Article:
White Great Danes are extremely prone to genetic defects, and usually, their white pigmentation is the result of certain genetic abnormalities and faulty breeding. White Danes are a by-product of Merle-to-Merle mating. White is the rarest of all the different colors of The Great Dane.
You'll pay more to do so – breeders typically charge between $800 and $3000 for their puppies – but you'll be able to choose from a wide variety of young pups when doing so. Retail pet stores are usually the most expensive place to acquire a Great Dane.
Harlequin dogs have white between the darker patches of merle. Merle dogs often look “marbled.” They have grey coloration alongside black spots. Harlequin dogs also have the merle gene. However, instead of the larger grey patches, their harlequin gene makes their base coat entirely white.
Merle is actually a biproduct of breeding for Harlequin, which cannot be reproduced homozygously. Don't breed to a Harlequin or a Merle. Harlequin is merle plus a modifier, and it's bad form to breed two merles together. Merle is not a standard color in this breed, so you may get a lot of flak for breeding your dog.
Blue Harlequin Great Dane is a coat color pattern seen in Great Danes developed from the breeding of a harlequin and a blue Great Dane. This breeding produces offspring that have both the parents' coat color patterns by having a white base coat covered with blue markings.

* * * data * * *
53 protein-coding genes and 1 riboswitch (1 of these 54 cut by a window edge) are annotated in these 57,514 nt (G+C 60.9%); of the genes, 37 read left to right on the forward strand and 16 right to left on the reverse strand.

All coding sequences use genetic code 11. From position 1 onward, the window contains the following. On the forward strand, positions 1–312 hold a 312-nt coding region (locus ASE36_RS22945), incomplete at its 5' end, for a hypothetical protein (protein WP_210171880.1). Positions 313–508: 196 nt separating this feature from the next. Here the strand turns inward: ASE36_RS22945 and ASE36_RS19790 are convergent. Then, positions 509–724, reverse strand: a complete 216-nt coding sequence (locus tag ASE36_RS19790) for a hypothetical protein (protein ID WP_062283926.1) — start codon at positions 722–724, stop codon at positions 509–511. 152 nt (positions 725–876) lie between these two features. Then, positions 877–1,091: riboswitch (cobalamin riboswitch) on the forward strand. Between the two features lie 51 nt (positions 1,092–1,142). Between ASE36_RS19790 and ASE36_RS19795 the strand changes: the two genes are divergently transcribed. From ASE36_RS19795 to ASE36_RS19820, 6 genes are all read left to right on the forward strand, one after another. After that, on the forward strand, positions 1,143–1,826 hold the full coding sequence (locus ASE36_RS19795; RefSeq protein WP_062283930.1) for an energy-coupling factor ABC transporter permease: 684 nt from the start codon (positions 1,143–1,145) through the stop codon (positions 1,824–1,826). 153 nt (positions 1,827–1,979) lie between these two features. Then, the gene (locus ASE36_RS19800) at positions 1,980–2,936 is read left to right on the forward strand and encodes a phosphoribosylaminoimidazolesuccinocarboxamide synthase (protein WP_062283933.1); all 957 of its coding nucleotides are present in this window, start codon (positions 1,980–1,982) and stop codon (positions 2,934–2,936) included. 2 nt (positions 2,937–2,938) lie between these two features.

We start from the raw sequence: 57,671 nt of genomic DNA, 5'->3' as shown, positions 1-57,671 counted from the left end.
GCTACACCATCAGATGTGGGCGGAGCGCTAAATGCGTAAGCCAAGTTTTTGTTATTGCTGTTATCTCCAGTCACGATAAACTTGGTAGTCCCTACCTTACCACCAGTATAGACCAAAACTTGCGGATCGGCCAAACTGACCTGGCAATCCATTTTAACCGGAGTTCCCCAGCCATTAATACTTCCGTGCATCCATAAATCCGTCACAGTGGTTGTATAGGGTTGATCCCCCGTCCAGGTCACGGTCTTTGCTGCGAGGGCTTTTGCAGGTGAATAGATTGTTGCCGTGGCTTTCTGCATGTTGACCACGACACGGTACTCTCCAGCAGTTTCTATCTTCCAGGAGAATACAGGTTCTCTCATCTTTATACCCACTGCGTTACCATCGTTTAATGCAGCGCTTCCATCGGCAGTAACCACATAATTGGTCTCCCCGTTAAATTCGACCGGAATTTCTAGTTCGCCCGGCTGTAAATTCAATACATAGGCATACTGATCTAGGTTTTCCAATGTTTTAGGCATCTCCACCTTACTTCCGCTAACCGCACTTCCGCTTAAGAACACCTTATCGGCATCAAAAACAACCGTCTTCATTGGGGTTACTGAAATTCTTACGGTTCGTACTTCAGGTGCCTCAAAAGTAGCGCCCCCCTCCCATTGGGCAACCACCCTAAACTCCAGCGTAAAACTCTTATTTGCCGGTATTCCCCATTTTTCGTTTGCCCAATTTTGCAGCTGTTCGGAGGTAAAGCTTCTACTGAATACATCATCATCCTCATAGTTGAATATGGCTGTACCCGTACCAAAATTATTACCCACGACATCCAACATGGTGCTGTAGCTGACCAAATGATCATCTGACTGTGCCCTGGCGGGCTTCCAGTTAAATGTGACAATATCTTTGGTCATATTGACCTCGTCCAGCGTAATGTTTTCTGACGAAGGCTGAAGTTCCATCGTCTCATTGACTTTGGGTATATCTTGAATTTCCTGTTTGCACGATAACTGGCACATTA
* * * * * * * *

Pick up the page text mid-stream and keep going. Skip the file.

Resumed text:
Blue should not be bred to the Fawn/Brindle or Harlequin color family. Any variance in color or markings described above shall be faulted to the extent of the deviation. Any Great Dane which does not fall within the above color classifications must be disqualified.
Don't breed to a Harlequin or a Merle. Harlequin is merle plus a modifier, and it's bad form to breed two merles together. Merle is not a standard color in this breed, so you may get a lot of flak for breeding your dog. Merle is actually a biproduct of breeding for Harlequin, which cannot be reproduced homozygously.
Dog Coat Color - Great Dane Panel Harlequin is a pattern seen in Great Danes resulting from the complex interaction of the Merle (PMEL17) and Harlequin (PSMB7) genes on black pigment. The dominant Merle gene by itself produces dark spots on a dilute background on eumelanistic dogs.
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